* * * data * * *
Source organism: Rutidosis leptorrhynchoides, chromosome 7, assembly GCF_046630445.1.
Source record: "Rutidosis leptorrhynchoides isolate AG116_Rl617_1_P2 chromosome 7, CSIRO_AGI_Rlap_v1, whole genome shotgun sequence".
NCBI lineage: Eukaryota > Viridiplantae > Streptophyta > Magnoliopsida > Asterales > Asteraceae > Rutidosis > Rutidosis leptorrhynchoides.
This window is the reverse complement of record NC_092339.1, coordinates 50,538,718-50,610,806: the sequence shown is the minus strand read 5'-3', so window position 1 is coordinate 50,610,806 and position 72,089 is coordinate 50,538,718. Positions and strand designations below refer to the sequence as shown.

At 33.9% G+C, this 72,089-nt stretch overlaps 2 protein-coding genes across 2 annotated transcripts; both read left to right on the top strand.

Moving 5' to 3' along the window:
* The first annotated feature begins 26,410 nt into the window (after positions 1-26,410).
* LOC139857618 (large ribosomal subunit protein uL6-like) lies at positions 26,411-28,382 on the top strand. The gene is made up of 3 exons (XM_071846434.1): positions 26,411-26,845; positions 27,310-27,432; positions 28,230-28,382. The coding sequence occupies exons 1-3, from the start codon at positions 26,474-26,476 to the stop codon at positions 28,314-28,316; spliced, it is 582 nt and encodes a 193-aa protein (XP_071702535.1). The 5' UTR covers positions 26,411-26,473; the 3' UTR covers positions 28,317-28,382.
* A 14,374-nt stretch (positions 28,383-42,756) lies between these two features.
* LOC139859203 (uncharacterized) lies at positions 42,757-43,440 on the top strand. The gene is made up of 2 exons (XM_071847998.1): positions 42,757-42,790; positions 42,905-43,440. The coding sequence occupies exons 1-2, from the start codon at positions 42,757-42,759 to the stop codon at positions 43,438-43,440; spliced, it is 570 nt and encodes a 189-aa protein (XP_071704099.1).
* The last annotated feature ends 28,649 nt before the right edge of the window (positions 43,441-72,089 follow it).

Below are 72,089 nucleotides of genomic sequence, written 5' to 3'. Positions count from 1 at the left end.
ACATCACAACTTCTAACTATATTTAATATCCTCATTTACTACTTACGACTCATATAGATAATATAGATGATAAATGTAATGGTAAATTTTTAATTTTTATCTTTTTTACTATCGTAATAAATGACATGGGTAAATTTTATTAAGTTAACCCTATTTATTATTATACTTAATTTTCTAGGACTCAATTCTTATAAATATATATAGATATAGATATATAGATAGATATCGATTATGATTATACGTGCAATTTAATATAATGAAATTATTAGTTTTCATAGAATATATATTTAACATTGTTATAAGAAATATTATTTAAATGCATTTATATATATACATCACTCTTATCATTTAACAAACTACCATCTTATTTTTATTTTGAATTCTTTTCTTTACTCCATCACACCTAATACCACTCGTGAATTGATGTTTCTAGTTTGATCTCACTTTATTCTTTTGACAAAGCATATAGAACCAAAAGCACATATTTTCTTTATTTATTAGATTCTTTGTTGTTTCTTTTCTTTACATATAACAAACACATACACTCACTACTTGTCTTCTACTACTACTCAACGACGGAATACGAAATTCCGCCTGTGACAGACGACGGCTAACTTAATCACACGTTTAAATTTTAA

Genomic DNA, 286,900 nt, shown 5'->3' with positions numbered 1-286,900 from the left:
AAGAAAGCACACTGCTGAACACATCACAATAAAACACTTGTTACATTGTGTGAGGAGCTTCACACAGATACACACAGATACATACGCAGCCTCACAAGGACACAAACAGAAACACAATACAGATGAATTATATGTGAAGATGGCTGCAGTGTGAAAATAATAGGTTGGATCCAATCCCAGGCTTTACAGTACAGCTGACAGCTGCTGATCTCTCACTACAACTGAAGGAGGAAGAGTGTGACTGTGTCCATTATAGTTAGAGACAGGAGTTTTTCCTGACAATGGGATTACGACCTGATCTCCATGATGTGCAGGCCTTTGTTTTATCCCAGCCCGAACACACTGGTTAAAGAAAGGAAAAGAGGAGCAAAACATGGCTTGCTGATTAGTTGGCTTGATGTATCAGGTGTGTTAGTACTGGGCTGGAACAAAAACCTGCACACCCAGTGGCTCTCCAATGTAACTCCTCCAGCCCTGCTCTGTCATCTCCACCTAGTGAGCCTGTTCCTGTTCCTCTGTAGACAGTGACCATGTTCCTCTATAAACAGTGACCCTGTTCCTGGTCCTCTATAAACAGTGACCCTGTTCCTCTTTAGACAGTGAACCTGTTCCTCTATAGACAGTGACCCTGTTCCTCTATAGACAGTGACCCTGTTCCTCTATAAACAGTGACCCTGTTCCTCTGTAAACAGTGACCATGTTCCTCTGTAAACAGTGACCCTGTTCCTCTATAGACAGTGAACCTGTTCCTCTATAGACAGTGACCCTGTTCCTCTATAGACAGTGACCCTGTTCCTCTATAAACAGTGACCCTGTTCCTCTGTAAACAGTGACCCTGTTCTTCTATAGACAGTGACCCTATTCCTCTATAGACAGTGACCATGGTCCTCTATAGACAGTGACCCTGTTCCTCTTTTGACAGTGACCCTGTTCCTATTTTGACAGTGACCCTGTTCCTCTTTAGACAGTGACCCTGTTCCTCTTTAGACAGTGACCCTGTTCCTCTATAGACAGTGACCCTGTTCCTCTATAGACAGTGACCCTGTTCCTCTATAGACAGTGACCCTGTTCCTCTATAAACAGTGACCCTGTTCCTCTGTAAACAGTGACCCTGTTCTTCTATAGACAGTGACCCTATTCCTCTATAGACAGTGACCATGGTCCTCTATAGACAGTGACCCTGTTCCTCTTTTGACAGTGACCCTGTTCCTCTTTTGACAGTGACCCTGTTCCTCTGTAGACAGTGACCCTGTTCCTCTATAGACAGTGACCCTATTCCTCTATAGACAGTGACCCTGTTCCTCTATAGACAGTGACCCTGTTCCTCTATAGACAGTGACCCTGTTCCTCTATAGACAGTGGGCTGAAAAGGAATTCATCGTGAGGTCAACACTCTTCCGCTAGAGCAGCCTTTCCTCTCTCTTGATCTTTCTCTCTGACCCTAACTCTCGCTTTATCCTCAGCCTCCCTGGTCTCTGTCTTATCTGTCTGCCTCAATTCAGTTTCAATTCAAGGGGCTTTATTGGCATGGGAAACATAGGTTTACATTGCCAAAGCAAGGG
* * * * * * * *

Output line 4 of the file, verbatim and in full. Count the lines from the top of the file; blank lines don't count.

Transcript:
This window is the reverse complement of record NC_092339.1, coordinates 50,538,718-50,610,806: the sequence shown is the minus strand read 5'-3', so window position 1 is coordinate 50,610,806 and position 72,089 is coordinate 50,538,718. Positions and strand designations below refer to the sequence as shown.